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Be kind, rewind

The film American Collectors, produced and directed by Bob Ridgley and Terri Krantz, examines the psychology of collecting, with interviews with 15 ‘unique’ collectors. According to Krantz: “in our research for this film we found that 30% of the American … Continue reading

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A million monkeys

IBM Sequoia: ‘The computer is capable of calculating in one hour what otherwise would take 6.7 billion people using hand calculators 320 years to complete if they worked non-stop.’ A torturous analogy / Adaism, a coffee table tumblr / Automobila, … Continue reading

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Everybody knows this is nowhere

Friday link round-up. The Reverend Awdry’s Revenge, a fine broadside from Bat, Bean, Beam against the ubiquitous railway stories and their relentlessly marketed toy division: ‘The titular hero of the modern cartoon and toy empire, Thomas, turns out to be … Continue reading

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Looks like rain

Nullpointer makes code, in particular code that creates vast procedural landscapes. Their ‘British Countryside Generator’ is at the heart of Big Robot’s forthcoming Sir, You Are Being Hunted. Some screenshots / Cartographer make fun music / on the aesthetics of … Continue reading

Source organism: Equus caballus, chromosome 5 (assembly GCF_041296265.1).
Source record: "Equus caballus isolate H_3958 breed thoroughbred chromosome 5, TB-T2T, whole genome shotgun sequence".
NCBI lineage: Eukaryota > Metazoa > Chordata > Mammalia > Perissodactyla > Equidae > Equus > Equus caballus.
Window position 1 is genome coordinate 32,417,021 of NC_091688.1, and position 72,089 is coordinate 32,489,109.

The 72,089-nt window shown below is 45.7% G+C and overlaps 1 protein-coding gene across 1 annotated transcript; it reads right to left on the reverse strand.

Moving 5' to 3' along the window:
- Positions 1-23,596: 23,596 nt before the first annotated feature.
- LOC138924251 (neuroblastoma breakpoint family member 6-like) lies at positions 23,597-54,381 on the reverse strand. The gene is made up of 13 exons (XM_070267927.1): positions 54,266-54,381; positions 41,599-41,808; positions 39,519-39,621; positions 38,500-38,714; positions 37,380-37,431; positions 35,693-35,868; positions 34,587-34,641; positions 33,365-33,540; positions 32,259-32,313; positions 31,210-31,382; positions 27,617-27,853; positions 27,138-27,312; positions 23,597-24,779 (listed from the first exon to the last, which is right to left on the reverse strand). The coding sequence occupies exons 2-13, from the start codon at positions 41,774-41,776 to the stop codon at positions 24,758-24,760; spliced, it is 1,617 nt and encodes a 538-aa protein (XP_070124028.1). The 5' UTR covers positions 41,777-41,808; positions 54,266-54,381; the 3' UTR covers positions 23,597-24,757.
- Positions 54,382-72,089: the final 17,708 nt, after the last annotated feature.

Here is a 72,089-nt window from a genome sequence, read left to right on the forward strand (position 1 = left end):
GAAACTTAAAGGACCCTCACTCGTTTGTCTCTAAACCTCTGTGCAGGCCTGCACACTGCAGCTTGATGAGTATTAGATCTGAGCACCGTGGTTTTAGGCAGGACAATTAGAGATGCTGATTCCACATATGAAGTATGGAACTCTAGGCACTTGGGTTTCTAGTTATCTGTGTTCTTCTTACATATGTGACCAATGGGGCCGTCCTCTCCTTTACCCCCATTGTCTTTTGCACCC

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Catch them young

The Toyota Camette is a concept car designed to woo a new generation of car buyers before they have even left home. Unveiled at the International Tokyo Toy Show, the car is deliberately toy-like, with simplified features and a diminutive … Continue reading

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Marabout nightmares

In 1856, Napoléon III asked the magician and illusionist Jean Eugène Robert-Houdin to travel to French Algeria to undertake a special mission. As Wikipedia tells it, ‘the Marabouts were able to control their tribe with their faux magical abilities. They … Continue reading

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Architecture and Illusion

The Deutsches Architekturmuseum in Frankfurt is currently showing an exhibition entitled The Architectural Model: Tool, Fetish, Small Utopia (with accompanying catalogue). We complain today about the sterility, glossiness and general improbability of the computer-generated render, but concerns about the authenticity … Continue reading